FLASH FIRST?

how no background image looks on an iPhone's Safari browser Last time we looked at making your HTML5 video degrade to a flash player.  This post will look at how to default to the flash player and fall back to links to the HTML5 video for the smaller segment that do not have flash enabled on their browser or are viewing on their iPhone or iPad.  All I did was convert my source video to flash (FLV), H.264 (MP4), and Ogg (OGV).  I set up my flash player to run as usual, but instead of giving those without flash a link to get flash, I give them two links.  One will let the Safari and Chrome crowd, including those with hand-held devices, watch the MP4 file in the HTML5 player (or to download it).  The other link lets the Firefox, Opera, and Chrome crowd watch the OGV file in situ (or to download it).

<script src=”__path to your media player__/swfobject.js” type=”text/javascript”></script>
<div id=”__this script id__” style=”margin: 3px; padding: 3px; text-align: center; float: left; width: 560px;”>
<font size=”3″ color=”#000100″ face=”verdana” style=”background-color:#FFFFFF”><b><strong>
PLAY <a href=”__path to your video image__.mp4″>Apple iTunes MP4</a> OR <a href=”__path to your video image__.ogv”>OPEN FORMAT VIDEO</strong></a>
</b></font></div>
<br clear=”all”>

<script type=”text/javascript”>// <![CDATA[
var sd = new SWFObject(‘__path to your media player__/mediaplayer.swf’,’mpl’,’560′,’402′,’8′);
sd.addParam(‘allowscriptaccess’,’always’);
sd.addParam(‘allowfullscreen’,’true’);
sd.addVariable(‘height’,’402′);
sd.addVariable(‘width’,’560′);
sd.addVariable(‘image’,’__path to your video poster image__.jpg.jpg’);
sd.addVariable(‘file’,’__path to your video image__.flv’);
sd.write(‘__this script id__’);
// ]]></script>

this is how the HTML5 video links look over a fallback image One can add a little extra wrinkle, and put those links over a fall back image.  This is done by making the image the background in a table.  In both cases, I highlight the links with a background color of white to assure legibility against potentially busy backgrounds.

<script src=”__path to your media player__/swfobject.js” type=”text/javascript”></script>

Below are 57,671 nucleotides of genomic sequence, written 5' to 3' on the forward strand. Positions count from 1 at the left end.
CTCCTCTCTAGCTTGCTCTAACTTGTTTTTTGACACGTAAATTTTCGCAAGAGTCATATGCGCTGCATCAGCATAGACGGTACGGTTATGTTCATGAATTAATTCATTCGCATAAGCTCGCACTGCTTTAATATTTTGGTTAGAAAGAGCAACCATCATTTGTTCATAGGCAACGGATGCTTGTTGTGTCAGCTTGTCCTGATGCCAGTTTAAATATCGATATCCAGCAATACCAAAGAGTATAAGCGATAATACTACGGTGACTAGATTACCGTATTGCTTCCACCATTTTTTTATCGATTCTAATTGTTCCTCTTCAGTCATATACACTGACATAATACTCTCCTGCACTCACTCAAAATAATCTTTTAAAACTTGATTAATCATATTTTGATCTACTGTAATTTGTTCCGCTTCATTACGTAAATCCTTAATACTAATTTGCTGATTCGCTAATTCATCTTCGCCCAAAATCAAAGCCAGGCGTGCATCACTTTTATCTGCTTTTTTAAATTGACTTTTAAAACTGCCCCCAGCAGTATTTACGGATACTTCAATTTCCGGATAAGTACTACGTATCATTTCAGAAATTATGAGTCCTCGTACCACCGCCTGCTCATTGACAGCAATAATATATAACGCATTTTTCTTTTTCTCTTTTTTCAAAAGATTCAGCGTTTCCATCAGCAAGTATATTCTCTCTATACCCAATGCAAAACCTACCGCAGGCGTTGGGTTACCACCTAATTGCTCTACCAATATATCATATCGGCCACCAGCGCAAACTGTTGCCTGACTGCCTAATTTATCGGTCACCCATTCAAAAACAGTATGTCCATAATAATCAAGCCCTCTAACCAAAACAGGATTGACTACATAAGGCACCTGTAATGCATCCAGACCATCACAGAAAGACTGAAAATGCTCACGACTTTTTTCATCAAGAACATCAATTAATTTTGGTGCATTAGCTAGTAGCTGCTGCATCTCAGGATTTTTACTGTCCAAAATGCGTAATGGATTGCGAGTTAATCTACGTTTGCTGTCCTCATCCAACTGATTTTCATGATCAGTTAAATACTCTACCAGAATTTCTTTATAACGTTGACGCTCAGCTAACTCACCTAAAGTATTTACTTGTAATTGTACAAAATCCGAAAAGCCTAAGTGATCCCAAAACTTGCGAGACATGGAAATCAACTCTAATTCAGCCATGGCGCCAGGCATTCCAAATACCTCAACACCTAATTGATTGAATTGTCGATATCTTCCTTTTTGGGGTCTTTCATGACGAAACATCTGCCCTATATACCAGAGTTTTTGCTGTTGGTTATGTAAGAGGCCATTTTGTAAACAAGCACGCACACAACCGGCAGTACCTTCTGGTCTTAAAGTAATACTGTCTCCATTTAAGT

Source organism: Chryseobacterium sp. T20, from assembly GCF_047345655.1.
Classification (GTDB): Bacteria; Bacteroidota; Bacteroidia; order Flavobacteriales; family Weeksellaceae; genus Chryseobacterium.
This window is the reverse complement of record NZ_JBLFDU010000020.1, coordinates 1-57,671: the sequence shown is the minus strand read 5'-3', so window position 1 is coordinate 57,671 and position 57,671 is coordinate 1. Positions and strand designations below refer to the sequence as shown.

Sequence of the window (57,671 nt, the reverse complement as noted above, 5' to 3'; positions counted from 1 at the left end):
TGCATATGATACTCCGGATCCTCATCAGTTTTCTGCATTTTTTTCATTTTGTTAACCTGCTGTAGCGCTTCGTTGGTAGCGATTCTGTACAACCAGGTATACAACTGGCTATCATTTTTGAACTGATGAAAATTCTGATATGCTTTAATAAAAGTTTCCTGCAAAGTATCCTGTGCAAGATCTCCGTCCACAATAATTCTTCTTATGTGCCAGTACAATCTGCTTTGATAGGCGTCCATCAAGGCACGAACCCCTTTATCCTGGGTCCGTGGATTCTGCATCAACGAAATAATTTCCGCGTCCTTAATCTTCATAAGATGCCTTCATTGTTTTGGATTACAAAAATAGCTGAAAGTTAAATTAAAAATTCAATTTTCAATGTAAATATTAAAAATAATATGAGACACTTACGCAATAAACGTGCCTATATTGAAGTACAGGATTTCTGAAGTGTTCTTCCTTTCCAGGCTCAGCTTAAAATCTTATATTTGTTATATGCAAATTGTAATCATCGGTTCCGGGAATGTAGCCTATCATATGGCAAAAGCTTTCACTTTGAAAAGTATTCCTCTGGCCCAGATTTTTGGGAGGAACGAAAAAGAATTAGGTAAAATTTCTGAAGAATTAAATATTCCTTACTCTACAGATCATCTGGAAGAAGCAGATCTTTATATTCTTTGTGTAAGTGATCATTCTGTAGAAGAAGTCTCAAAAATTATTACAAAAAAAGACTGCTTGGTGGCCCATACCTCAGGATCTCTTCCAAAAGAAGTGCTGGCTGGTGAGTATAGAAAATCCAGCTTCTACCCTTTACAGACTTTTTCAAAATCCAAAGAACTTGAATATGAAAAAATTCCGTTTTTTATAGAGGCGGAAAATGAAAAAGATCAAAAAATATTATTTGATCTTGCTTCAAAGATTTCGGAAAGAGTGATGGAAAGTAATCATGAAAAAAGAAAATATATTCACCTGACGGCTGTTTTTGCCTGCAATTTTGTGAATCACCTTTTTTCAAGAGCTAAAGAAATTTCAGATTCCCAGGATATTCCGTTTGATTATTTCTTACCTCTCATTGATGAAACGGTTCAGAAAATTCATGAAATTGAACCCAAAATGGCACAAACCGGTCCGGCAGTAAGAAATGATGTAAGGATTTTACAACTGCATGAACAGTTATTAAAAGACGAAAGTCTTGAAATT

<div id=”__this script id__” style=”margin: 3px; padding: 3px; text-align: center; float: left; width: 560px;”>
<table cellpadding=”7″ cellspacing=”0″ border=”0″ background=”__path to your fallback image__.jpg” width=”560″ height=”402″>
<tr><td align=”center” valign=”bottom”>
<font size=”3″ color=”#000100″ face=”verdana” style=”background-color:#FFFFFF”><b><strong>
PLAY <a href=”__path to your video image__.mp4″>Apple iTunes MP4</a> OR <a href=”__path to your video image__.ogv”>OPEN FORMAT VIDEO</strong></a>
</b></font></td></tr></table></a></div>
<br clear=”all”>

<script type=”text/javascript”>// <![CDATA[
var sd = new SWFObject(‘__path to your media player__/mediaplayer.swf’,’mpl’,’560′,’402′,’8′);
sd.addParam(‘allowscriptaccess’,’always’);
sd.addParam(‘allowfullscreen’,’true’);
sd.addVariable(‘height’,’402′);
sd.addVariable(‘width’,’560′);
sd.addVariable(‘image’,’__path to your video poster image__.jpg.jpg’);
sd.addVariable(‘file’,’__path to your video image__.flv’);
sd.write(‘__this script id__’);
// ]]></script>

Now, pretty much anyone who isn’t using an old IE6 browser can have easy access to your videos either using the <video> tags or flash player first.  Of course, don’t forget that you could just stick the links under your embedded YouTube video, but then the non-flash crowd gets a missing plug-in message.  I haven’t really decided yet, but I think I’ll stick with flash first.   I’ll put my links over the fallback image so that everyone gets something pretty to see straight away, even if they’re going to have to add a click to see the video.

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One Response to FLASH FIRST?

  1. avatar Tom says:

    I’ve noticed that, in Google Reader, if an embedded YouTube or blip.tv video is the first thing in a blog post, it will appear as an embedded video in the feed. However, if it is a self-hosted flash player one needs the fall back poster as a graphical element. The links then appear over the picture. Also in my test, an embedded Vimeo video did not show up in the feed on Google Reader.

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